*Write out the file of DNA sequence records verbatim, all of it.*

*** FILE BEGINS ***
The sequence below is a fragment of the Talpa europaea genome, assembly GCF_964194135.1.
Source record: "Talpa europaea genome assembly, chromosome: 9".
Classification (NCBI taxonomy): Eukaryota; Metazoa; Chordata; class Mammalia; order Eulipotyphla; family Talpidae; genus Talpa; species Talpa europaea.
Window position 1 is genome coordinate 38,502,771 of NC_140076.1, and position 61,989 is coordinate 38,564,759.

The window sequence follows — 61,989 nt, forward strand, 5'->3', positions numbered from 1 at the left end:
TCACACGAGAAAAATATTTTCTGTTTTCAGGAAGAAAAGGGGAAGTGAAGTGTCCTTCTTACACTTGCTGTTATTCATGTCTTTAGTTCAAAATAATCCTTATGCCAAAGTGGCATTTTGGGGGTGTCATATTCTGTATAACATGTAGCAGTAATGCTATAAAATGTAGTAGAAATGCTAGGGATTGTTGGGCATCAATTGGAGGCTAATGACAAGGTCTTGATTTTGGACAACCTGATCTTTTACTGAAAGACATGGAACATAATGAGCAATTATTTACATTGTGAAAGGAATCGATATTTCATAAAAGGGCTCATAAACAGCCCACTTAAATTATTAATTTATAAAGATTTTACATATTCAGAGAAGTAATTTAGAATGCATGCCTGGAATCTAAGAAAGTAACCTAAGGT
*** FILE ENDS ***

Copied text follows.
The sequence below is a fragment of the Talpa europaea genome, assembly GCF_964194135.1.
Source record: "Talpa europaea genome assembly, chromosome: 9".
Classification (NCBI taxonomy): Eukaryota; Metazoa; Chordata; class Mammalia; order Eulipotyphla; family Talpidae; genus Talpa; species Talpa europaea.
Window position 1 is genome coordinate 38,502,771 of NC_140076.1, and position 61,989 is coordinate 38,564,759.

The window sequence follows — 61,989 nt, forward strand, 5'->3', positions numbered from 1 at the left end:
TCACACGAGAAAAATATTTTCTGTTTTCAGGAAGAAAAGGGGAAGTGAAGTGTCCTTCTTACACTTGCTGTTATTCATGTCTTTAGTTCAAAATAATCCTTATGCCAAAGTGGCATTTTGGGGGTGTCATATTCTGTATAACATGTAGCAGTAATGCTATAAAATGTAGTAGAAATGCTAGGGATTGTTGGGCATCAATTGGAGGCTAATGACAAGGTCTTGATTTTGGACAACCTGATCTTTTACTGAAAGACATGGAACATAATGAGCAATTATTTACATTGTGAAAGGAATCGATATTTCATAAAAGGGCTCATAAACAGCCCACTTAAATTATTAATTTATAAAGATTTTACATATTCAGAGAAGTAATTTAGAATGCATGCCTGGAATCTAAGAAAGTAACCTAAGGT